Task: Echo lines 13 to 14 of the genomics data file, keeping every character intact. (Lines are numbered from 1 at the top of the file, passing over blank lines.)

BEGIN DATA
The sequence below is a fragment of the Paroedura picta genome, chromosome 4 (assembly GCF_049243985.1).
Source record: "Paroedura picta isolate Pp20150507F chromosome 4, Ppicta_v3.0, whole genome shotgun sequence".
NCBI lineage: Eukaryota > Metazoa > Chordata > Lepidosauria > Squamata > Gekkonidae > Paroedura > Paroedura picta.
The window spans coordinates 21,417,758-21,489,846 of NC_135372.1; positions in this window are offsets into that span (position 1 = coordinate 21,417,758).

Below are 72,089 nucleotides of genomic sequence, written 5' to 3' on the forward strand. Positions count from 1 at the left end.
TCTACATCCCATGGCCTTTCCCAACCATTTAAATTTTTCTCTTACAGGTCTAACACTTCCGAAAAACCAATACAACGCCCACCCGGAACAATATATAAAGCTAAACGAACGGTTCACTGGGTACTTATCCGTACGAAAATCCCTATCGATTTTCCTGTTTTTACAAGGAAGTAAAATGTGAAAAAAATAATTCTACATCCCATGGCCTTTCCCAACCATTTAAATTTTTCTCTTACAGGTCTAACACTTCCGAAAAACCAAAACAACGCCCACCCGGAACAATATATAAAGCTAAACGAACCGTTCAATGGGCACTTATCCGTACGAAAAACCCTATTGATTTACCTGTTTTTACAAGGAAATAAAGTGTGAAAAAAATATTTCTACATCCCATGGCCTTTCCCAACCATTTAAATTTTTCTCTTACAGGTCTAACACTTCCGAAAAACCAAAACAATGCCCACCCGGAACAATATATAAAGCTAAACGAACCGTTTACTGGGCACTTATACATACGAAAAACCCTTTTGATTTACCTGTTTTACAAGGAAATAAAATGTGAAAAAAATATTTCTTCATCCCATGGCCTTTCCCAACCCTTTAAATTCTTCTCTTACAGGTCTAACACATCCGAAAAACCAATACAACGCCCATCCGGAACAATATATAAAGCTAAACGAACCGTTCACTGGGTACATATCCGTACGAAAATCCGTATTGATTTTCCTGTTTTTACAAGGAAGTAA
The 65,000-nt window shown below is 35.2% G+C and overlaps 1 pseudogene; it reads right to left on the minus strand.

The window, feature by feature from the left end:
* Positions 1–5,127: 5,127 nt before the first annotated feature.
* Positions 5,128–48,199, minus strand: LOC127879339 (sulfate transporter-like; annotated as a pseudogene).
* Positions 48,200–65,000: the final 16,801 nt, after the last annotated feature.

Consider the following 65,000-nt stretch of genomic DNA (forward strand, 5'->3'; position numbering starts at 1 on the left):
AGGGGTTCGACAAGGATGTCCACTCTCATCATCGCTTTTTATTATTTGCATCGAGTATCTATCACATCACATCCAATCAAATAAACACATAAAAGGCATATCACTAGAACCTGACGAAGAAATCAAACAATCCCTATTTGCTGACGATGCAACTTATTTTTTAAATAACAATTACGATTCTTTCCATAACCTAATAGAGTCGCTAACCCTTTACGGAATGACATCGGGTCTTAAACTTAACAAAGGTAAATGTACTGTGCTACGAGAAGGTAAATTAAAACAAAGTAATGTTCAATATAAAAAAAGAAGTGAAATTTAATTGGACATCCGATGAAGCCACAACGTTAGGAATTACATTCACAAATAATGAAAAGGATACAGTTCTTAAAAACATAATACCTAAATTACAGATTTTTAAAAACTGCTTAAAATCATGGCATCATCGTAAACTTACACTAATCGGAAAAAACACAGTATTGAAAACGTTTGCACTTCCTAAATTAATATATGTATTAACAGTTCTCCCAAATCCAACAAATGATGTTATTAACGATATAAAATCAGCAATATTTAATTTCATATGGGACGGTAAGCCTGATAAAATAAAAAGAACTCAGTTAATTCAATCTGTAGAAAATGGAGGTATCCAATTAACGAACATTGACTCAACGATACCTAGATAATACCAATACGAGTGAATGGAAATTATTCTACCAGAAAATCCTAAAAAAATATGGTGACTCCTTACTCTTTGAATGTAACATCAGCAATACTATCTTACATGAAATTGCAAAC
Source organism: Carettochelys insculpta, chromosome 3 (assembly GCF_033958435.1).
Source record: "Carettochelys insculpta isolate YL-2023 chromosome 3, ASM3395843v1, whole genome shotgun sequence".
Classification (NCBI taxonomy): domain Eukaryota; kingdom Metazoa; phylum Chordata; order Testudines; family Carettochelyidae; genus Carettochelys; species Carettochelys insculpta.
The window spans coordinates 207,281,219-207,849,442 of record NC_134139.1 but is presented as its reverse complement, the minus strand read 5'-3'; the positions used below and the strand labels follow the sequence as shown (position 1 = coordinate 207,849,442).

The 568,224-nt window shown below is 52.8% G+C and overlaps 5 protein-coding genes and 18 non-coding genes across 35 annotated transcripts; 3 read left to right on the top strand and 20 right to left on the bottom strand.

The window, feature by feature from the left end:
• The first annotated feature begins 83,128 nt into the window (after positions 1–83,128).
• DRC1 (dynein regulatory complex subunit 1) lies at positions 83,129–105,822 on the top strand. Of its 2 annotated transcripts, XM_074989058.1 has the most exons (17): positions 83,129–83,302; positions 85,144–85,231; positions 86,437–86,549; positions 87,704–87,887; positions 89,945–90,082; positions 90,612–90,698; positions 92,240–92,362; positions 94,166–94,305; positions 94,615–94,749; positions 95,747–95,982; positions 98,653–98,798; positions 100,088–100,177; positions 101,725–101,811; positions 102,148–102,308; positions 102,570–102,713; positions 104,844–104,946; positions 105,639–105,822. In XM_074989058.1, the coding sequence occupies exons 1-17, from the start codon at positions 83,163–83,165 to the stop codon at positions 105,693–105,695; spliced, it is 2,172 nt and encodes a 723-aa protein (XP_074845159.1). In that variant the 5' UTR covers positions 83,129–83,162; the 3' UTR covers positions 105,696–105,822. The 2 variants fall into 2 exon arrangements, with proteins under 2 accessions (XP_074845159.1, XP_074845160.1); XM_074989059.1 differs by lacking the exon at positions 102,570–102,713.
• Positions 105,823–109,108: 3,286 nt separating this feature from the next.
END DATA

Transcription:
AGGGGTTCGACAAGGATGTCCACTCTCATCATCGCTTTTTATTATTTGCATCGAGTATCTATCACATCACATCCAATCAAATAAACACATAAAAGGCATATCACTAGAACCTGACGAAGAAATCAAACAATCCCTATTTGCTGACGATGCAACTTATTTTTTAAATAACAATTACGATTCTTTCCATAACCTAATAGAGTCGCTAACCCTTTACGGAATGACATCGGGTCTTAAACTTAACAAAGGTAAATGTACTGTGCTACGAGAAGGTAAATTAAAACAAAGTAATGTTCAATATAAAAAAAGAAGTGAAATTTAATTGGACATCCGATGAAGCCACAACGTTAGGAATTACATTCACAAATAATGAAAAGGATACAGTTCTTAAAAACATAATACCTAAATTACAGATTTTTAAAAACTGCTTAAAATCATGGCATCATCGTAAACTTACACTAATCGGAAAAAACACAGTATTGAAAACGTTTGCACTTCCTAAATTAATATATGTATTAACAGTTCTCCCAAATCCAACAAATGATGTTATTAACGATATAAAATCAGCAATATTTAATTTCATATGGGACGGTAAGCCTGATAAAATAAAAAGAACTCAGTTAATTCAATCTGTAGAAAATGGAGGTATCCAATTAACGAACATTGACTCAACGATACCTAGATAATACCAATACGAGTGAATGGAAATTATTCTACCAGAAAATCCTAAAAAAATATGGTGACTCCTTACTCTTTGAATGTAACATCAGCAATACTATCTTACATGAAATTGCAAAC
Source organism: Carettochelys insculpta, chromosome 3 (assembly GCF_033958435.1).